A cat's level of aggressiveness could depend on its colour, say scientists

Tortoiseshell-and-white females have a mean streak

Rachel Connolly
Saturday 24 October 2015 22:40 BST
Calico felines have trendily asymmetric markings
Calico felines have trendily asymmetric markings (Alamy)

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Louise Thomas

Louise Thomas


They say you shouldn’t judge a book by its cover, but maybe you should judge a cat by its colour.

Tortoiseshell-and-white cats, known as calico cats in the US, have long had a reputation for anti-social behaviour. In 1895, Henry Huidekoper – an American general who lost an arm at the Battle of Gettysburg – called the mogs “not over-affectionate, and sometimes even sinister and ill-tempered”.

It seems he had a point. Veterinary scientists at the University of California, Davis, may have found a link between the colour of a cat’s fur and its tendency to exhibit aggressive behaviour towards humans.

In a study published in the Journal of Applied Animal Welfare Science, experts used an online survey to test a “common assumption” that calico females are “significantly more often aggressive towards people” than other types of cat.

In total, 1,274 cat owners responded to the questionnaire which asked them to list the frequency and degree of their cat’s aggressive behaviour during everyday interactions, when handled and when taken to the vet. Answers were used to give each cat a rating on an aggression scale.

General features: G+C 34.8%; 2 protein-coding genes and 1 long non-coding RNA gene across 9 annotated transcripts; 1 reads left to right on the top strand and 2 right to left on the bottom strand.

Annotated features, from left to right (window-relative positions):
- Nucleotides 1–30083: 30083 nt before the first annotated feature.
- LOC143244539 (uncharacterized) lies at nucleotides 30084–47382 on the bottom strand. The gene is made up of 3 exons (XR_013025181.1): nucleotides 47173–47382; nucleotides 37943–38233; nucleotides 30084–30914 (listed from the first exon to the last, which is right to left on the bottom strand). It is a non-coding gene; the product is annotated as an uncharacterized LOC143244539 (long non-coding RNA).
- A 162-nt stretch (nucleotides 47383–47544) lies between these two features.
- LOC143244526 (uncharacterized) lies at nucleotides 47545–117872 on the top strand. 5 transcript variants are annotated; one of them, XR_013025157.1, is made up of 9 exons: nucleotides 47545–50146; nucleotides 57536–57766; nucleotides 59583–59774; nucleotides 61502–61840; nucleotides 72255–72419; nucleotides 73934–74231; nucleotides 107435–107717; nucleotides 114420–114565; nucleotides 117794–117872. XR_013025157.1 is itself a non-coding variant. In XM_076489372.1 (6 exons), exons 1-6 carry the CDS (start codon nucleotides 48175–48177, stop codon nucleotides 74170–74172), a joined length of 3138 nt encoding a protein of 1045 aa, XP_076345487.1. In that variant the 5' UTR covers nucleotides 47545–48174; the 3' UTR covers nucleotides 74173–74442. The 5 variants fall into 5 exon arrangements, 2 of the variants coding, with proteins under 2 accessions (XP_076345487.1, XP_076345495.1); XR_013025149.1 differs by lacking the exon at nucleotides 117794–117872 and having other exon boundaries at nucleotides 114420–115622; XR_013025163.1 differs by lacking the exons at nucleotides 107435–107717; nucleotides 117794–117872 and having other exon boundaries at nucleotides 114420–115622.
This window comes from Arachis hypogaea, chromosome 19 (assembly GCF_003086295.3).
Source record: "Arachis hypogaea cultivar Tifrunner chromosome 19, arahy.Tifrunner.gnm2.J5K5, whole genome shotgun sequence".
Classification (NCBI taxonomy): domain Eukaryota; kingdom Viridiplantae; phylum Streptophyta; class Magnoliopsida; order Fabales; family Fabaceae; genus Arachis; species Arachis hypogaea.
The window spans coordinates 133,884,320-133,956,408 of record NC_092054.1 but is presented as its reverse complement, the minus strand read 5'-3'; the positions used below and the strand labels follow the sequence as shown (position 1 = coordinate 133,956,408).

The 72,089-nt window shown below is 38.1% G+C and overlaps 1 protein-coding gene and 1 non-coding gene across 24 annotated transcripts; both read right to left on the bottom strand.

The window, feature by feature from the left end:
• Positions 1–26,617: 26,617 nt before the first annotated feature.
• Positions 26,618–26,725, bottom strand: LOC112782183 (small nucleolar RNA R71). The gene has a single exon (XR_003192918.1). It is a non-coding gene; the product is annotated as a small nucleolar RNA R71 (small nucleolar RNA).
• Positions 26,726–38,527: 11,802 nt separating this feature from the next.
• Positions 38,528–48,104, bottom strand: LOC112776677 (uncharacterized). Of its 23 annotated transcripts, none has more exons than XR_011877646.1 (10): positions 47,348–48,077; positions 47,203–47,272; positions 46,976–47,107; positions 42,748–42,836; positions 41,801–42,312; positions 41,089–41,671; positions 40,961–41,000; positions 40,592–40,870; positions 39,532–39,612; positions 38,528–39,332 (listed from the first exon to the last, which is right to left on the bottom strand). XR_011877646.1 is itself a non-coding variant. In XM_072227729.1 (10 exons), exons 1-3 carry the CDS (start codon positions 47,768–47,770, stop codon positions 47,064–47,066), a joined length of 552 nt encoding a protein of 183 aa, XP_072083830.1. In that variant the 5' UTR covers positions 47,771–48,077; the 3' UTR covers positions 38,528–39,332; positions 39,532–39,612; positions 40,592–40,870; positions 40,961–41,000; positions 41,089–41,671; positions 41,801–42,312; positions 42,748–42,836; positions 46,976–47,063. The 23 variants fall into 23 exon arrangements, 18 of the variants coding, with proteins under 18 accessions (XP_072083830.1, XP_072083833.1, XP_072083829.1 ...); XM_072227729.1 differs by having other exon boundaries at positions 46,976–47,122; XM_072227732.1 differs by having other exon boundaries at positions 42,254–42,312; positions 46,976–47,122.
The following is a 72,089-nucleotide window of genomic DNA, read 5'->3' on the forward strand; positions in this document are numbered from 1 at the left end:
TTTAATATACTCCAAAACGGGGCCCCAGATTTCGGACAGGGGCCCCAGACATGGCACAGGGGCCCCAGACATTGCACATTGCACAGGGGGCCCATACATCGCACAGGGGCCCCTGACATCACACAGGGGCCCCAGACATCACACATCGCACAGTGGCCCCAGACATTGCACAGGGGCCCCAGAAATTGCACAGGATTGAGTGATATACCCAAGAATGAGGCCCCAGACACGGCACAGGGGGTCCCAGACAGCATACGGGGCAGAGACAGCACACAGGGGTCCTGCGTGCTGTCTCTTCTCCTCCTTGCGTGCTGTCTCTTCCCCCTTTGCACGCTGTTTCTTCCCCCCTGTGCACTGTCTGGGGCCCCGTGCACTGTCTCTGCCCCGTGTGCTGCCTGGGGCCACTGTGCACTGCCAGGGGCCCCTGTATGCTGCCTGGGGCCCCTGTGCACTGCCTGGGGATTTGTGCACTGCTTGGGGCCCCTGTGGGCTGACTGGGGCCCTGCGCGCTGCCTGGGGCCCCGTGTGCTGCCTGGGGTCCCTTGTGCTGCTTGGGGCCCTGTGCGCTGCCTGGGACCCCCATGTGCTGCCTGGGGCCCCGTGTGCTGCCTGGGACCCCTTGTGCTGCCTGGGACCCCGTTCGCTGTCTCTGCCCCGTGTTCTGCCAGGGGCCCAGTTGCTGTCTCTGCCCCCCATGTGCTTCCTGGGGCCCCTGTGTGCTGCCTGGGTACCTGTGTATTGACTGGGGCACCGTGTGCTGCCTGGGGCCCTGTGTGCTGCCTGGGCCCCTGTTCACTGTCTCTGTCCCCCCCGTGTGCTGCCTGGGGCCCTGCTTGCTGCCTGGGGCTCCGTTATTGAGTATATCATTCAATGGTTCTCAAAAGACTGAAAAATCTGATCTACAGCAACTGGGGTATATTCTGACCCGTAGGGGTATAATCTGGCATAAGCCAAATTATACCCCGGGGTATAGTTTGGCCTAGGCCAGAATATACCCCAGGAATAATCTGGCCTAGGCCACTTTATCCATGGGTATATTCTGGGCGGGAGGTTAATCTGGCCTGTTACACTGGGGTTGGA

Comparing the average aggression rating for different colour groups, scientists confirmed that calico females, along with black-and-white and grey-and-white cats, were “more frequently aggressive toward humans”.

Male calicos are rare. Genes for orange and black fur are both carried by the X chromosome and, since females have two X chromosomes, they can carry both genes. Neither gene is dominant, resulting in a random distribution of orange and black in the coat.

The study also found that black-and-white cats were particularly aggressive when handled, grey-and-white cats had a hissy fit when they visited a vet, and calico females became stroppy in everyday interactions with humans.

The good news for cat-lovers is that the study, led by clinician Elizabeth Stelow, suggested that, overall, puss is a bit of a pushover. But if owners really want to consult the shade chart, for maximum cuddles and minimum fuss, the ideal pet is black, grey, white or tabby.

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